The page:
Writing your Master’s Thesis is like finishing your first marathon, not a sprint

By Florence van Riet

During my Spring and Summer Semester 2023 at United States International University – Africa (USIU), I started my Master’s thesis journey. And I kid you not, when I say that this has been the most hard and frustrating, but also the most rewarding and fulfilling experience so far in my academic career.

Choosing a topic, putting data together and writing your thesis is an exciting but also a somewhat worrying process. Let’s start with how I chose my topic. Actually, I did not choose my topic, rather it chose me. Let me explain how this came about.

In December 2021, I was on my way home to Denmark for Christmas from Nairobi. Unfortunately, my flight was delayed from Nairobi, which meant that I missed my connecting flight in Doha. The next available flight was 18 hours later. Luckily, I was not the only one stranded in Doha, so I paired up with another Danish girl also going back to Denmark for Christmas. What I didn’t know, was that she worked for 4Life Solutions – a Danish-based impact company that works to provide clean and safe drinking water in low-income communities, and she ended up offering that I could write my thesis in collaboration with them.

Partnering with 4Life Solutions meant that my research topic would have to concern itself with water. After going back and forth about how to make this relevant for my degree in International Relations with a concentration in Development Studies, I decided to connect it to a big passion of mine; Gender studies. I managed to fill out a gap in research for 4Life Solutions as they had not yet done in-depth research about Gender in their project in Mukuru Kwa Reuben in Nairobi. Therefore, I decided to explore women’s role in water supply and management, the obstacles they face in their access to water and focused on how to include and raise women’s voice in decision-making on water related issues. My thesis ended up being titled: “Gender in Water Governance: Reinforcing SDGs in Informal Settlements – A Case of 4Life Solutions”.

I had known since I got the word ‘master’s thesis’ into my brain, who my supervisor would be. I chose my supervisor, Dr. Nicodemus Minde, based on his teaching methods and style from previous classes and because I knew he would be the right person to guide me in the right direction. I had heard other students talking about choosing a supervisor who is ‘strict’, but I went with my gut feeling and chose a supervisor who would tell me what is needed, but in akinder way, and this worked out so well. From there, the actual thesis process began.

I read somewhere that writing your thesis is like finishing your first marathon. Going into it, you know that it is going to be a lot work. The longest paper you have written in your academic career so far.  You know it will take a long time and that it will test your abilities. Towards the end, you must work even harder to write your thesis. You keep telling yourself – it’s just a little farther – one more night on short sleep.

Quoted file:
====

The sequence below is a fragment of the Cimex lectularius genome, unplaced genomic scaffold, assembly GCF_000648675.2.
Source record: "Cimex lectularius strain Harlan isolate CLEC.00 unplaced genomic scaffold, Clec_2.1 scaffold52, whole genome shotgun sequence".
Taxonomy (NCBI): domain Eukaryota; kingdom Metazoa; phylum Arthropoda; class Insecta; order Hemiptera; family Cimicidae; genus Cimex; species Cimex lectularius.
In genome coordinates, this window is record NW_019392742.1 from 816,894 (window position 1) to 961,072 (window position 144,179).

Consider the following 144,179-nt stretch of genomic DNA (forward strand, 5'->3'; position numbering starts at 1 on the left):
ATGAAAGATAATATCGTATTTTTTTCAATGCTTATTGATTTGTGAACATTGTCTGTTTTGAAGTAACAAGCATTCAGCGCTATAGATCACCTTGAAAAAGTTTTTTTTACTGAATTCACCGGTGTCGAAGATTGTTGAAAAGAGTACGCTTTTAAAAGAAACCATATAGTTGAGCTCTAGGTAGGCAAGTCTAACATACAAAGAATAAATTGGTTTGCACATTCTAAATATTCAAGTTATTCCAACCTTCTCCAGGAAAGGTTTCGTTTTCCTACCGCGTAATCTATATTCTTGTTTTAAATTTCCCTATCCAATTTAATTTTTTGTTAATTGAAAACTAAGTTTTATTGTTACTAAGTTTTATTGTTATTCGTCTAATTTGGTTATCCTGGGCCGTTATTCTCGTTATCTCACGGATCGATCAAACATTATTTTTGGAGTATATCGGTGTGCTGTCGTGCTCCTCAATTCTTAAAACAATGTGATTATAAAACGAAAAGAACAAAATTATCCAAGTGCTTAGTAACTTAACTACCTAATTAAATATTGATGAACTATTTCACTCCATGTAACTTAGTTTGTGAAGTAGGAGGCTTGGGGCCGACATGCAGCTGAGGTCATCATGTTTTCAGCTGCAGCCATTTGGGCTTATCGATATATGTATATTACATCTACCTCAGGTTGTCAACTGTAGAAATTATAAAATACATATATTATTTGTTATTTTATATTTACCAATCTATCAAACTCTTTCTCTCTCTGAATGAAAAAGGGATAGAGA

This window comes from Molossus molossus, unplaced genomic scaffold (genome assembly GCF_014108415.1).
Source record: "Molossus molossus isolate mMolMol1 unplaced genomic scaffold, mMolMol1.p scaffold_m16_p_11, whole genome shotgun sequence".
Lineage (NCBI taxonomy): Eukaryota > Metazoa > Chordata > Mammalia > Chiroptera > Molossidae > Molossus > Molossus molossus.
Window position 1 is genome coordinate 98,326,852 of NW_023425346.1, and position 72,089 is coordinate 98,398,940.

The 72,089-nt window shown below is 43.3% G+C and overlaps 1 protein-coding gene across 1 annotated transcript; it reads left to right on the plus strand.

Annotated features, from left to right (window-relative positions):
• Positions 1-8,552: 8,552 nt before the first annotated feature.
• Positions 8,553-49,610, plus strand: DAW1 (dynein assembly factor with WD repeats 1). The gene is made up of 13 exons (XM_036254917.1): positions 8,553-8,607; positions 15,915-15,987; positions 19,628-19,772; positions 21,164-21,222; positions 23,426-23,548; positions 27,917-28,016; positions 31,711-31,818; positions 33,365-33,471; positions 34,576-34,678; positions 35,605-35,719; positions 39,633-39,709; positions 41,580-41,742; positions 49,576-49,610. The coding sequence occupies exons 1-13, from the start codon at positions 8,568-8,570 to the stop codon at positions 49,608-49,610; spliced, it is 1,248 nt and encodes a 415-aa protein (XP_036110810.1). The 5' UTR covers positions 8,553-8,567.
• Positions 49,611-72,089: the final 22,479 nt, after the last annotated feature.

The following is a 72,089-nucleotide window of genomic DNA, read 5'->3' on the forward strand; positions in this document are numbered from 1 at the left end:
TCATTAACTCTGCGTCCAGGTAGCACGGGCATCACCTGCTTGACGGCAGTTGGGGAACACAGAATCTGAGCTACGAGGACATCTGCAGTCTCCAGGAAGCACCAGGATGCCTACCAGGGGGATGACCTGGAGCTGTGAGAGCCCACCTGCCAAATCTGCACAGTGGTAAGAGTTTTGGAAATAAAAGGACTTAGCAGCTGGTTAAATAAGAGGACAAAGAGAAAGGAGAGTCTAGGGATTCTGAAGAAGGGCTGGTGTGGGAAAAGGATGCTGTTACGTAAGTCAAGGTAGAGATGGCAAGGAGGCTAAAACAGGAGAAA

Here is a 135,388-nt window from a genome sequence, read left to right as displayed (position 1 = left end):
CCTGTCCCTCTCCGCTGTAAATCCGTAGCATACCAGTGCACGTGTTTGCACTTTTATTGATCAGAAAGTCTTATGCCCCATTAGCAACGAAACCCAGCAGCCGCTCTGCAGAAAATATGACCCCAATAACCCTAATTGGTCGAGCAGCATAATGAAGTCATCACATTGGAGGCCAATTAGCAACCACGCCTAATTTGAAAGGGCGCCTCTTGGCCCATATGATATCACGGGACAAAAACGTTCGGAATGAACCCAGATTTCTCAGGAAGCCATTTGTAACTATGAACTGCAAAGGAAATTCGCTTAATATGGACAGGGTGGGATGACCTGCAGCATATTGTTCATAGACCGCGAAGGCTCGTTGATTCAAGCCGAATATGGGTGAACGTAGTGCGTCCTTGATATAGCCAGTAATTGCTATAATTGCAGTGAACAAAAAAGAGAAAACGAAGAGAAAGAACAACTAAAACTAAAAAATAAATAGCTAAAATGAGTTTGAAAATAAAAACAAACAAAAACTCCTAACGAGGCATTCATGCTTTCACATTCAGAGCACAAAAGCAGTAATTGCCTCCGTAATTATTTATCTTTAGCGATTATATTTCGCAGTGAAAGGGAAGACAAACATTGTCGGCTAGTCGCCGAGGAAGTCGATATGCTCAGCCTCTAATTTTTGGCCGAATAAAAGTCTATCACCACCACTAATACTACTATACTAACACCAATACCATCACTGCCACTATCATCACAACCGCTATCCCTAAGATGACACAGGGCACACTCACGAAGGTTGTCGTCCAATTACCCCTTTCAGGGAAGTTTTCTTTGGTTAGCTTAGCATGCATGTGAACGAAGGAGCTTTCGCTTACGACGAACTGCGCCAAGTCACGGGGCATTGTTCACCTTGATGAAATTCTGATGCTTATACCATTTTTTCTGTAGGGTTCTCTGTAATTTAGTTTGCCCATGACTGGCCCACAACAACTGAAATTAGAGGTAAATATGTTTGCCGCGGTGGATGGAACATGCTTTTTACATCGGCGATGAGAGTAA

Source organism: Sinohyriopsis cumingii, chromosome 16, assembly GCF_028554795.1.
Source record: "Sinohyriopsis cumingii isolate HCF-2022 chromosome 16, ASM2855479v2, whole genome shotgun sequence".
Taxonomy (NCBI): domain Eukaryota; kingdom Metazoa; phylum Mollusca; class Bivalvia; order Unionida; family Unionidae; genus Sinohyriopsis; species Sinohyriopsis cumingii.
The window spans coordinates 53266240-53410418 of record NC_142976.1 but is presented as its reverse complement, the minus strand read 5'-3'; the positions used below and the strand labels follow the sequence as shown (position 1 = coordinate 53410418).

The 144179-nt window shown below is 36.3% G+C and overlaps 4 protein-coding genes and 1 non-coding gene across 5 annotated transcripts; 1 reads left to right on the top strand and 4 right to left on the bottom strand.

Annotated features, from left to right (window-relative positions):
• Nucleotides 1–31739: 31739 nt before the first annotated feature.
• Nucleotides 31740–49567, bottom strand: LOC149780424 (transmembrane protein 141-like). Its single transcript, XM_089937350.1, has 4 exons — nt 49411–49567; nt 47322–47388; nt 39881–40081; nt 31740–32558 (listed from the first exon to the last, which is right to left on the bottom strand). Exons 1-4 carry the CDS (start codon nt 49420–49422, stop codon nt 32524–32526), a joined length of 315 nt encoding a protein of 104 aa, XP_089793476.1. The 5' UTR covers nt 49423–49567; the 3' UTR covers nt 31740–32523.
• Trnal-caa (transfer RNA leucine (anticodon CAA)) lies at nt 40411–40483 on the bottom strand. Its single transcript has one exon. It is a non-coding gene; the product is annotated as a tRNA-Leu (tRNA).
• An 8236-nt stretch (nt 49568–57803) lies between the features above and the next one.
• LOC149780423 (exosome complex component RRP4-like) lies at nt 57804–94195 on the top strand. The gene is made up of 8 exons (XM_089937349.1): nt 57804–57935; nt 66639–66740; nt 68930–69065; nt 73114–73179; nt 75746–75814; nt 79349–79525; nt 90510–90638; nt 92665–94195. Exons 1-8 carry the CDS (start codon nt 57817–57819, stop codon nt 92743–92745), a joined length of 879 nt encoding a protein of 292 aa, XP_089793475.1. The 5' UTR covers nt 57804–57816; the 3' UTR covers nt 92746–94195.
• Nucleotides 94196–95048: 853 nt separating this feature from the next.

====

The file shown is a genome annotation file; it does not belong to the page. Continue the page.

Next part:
One of the biggest challenges that I faced during my thesis writing was procrastination. The devil on the shoulder that all students meet at some point in their academic career. I kept telling (lying to) myself that I work best under pressure. Other issues that I met writing my thesis was the anxiety and self-doubt connected to it. Questions such as: Is my topic good enough, does whatever I am writing make sense, does my theory make sense? What about my research questions, are they good enough? And then let’s not forget about the guilt you have when you do anything else besides writing, thinking or dreaming about your thesis. I personally suffered a lot from this, as I was also working full-time at my dream internship. This meant that I often felt like I was doing both half-heartedly. And I have never been good at doing something half-heartedly.

However, what worked for me was that I (per request from my supervisor) made a workplan and actually stuck to it. The latter was so important. And for me to actually get to writing, I had to leave my house. Artcaffé and the school library became my second home.

And then, before you know it, you defend. Your defense cluster is there to see you (hopefully) cross the finish line at your defense. Then your supervisor and reader signs forms that you have passed. That great sense of accomplishment and huge sense of relief is something no one can ever take away from you. I personally plan on keeping that feeling with me for the next challenges that I will meet in this life.

As I conclude, I would like to share a major advice for the people entering the Master thesis journey, or those currently trying to conquer it.  Write. Just write. If you are stuck in your literature review, move on to your theoretical framework. The most important thing is that you write. It does not need to be perfect at first. You can always go back to edit. You’ve got this!

And last but not least, Cheers to the Class of 2023! WE DID THAT.




Florence Violetta Gunni van Riet holds a master’s degree in International Relations from the United States International University – Africa. She is a Danish citizen with Tanzanian and Dutch background with a special interest and passion for international politics with a specific focus on East Africa and with issues such as gender, health and civil society.